Internationally we engage when and as we choose.  We don’t have to engage everywhere.

We are a treasure rich, manpower poor society.  Most places that need or want our assistance are manpower rich and treasure poor.  They need what our treasure can buy.  They need the technology that we can afford but they can’t.  They need our ISTAR systems, our communications, our vehicles, our guns.  Equally they need our expertise – our expertise as operators, planners and trainers.

Infantry is a manpower rich capability.  We will always be short of infantry.

Cavalry on the other hand (Armour, Rangers, MI, Lt Horse, Dragoons, what-have-you – only in Canada apparently is it impossible to conflate the historic roles of Cavalry with the modern Armoured Branch or Corps – all the rest of our ABCA cousins seem to have no difficulty with it), Cavalry on the other hand leverages the available manpower to a greater extent than infantry.

In the hands of the PPCLI 4 LAVs or CCVs will be transport for 40 infanteers.  The infanteers must be expected to abandon their vehicles when the terrain becomes unfavourable to continue their pursuit, or even just when they are training to continue the pursuit.

In the hands of the LdSH those same vehicles will be considered an effective force with as few as 12 troopers.  Similar forces are fielded successfully by the LdSH now (Coyote), Australian 2nd Cavalry Regiment (ASLAV), USMC Lt Armoured Recce Battalions (LAV25) and find gainful employment.  The LdSH Troopers, like Gunners, will have one job in life:  To serve Her Majesty’s investment; to train on it, to supply it, to maintain it, to fight it to the utmost of its capabilities and, above all, to defend it.

When fielded, when deployed, they, like the infantry would be required to “close and destroy”.  But unlike the infantry they would be expected to exploit forward only as far as their vehicles can take them.  The enemy may escape their pursuit but that is not their problem. It then becomes an infantry problem.
 
In foreign interventions, in Cabinet wars of choice, this is not an issue.  Canada’s Cavalry would have done what it could to the best of its ability.  From that point on the problem would devolve to the Host or Allied nation forces.  In those types of war, no matter what Canada does it will never be able to solve the problem on its own.  This is the situation the RCAF finds itself in while in Libya.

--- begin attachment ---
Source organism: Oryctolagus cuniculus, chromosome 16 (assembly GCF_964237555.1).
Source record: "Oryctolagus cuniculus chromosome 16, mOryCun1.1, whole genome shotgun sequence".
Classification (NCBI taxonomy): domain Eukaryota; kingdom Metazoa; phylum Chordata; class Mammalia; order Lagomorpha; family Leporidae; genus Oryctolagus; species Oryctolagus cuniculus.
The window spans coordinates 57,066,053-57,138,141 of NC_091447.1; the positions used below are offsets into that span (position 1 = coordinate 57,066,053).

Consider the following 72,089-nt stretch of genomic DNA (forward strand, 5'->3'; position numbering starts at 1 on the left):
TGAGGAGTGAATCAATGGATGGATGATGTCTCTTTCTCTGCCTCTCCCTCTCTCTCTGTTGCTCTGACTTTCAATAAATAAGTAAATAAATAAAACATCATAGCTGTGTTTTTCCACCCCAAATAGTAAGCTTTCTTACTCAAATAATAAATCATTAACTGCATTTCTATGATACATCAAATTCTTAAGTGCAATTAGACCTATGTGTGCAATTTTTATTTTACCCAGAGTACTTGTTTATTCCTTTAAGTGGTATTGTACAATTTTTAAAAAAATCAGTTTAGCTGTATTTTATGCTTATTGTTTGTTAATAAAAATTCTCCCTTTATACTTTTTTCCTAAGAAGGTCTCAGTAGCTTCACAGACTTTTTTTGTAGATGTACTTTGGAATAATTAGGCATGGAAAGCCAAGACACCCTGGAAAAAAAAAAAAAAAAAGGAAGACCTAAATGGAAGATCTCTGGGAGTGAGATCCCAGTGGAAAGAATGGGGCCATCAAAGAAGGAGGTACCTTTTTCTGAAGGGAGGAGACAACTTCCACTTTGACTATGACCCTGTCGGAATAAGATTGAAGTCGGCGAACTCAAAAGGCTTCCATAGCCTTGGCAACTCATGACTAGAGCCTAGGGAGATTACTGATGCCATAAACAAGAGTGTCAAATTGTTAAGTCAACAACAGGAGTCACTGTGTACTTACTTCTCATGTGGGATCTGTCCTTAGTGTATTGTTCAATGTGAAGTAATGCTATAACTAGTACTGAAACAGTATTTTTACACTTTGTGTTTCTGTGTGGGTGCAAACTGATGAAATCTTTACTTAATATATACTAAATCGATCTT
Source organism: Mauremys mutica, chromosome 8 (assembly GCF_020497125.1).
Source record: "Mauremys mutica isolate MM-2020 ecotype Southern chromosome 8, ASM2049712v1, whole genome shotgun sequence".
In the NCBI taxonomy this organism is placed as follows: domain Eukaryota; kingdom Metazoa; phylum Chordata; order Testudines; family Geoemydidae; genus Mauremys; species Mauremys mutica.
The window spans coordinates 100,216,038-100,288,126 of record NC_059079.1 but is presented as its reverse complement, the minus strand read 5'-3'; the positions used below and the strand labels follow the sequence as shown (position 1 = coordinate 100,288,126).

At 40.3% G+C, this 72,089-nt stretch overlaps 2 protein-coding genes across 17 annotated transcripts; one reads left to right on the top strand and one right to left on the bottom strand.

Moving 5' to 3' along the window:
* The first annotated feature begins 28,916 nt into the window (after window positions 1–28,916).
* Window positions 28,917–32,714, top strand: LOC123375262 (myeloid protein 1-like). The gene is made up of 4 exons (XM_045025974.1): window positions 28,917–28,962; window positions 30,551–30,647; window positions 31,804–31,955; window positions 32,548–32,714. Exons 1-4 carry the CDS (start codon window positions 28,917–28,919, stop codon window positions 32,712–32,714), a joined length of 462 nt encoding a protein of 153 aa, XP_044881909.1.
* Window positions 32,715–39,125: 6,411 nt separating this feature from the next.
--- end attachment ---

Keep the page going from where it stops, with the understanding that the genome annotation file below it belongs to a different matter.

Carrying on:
Given Canada’s resources, to make the greatest impact in the world stage, I would be inclined to transfer all LAVs (all 651) as well as all future CCVs in to the Royal Canadian Armoured Corps and join them to the tanks.

651 LAVs only require some 2000 troops to fight effectively and would field 6 Regiments equivalent to the ASLAV 2nd Cavalry.  Joining 138 CCVs with 114 Leo 2s would create a force equivalent to a US Cavalry Regiment (or 3 RCAC Regiments).  The manpower bill for that force would be on the order of 1500 in the 3 Regiments (including Line 1 and 2 support).

Sending expeditionary forces of this nature abroad would continue the precedent of Laurier where he despatched mounted forces to assist in the quieting of state (not so much a failed state as a potentially troublesome state).  It would also continue the tradition of Sir John A. MacDonald’s Mounted Rifles (aka the RCMP) who were sent to quiet the wide open spaces of Canada’s southern North West.

Those types of mounted troops (previously known as rangers or dragoons) were invaluable because a mounted man could see farther, travel farther, travel faster, carry more supplies and carry more weapons – consequently could react effectively to a greater variety of situations – than a man on foot.

Canada’s very small infantry corps (or branch) is too valuable to tie down to the care and maintenance and service of the mechanized vehicles.  There are too many tasks, in too many environments for which they are needed, both at home and abroad, to dissipate their numbers turning wrenches – and doing it poorly.

The infantry would be better served focusing on heliborne operations (suitable for all terrains and environments) and training for employment as platoon and combat team QRFs that would be equally valuable domestically and abroad when used in conjunction with the cavalry. 

Equip them with heli-transportable light vehicles and boats for local operations with a maximum 72 hour operational limit.  72 hours and out – or at least located in a secure, defendable facility with good, secure lines of communication.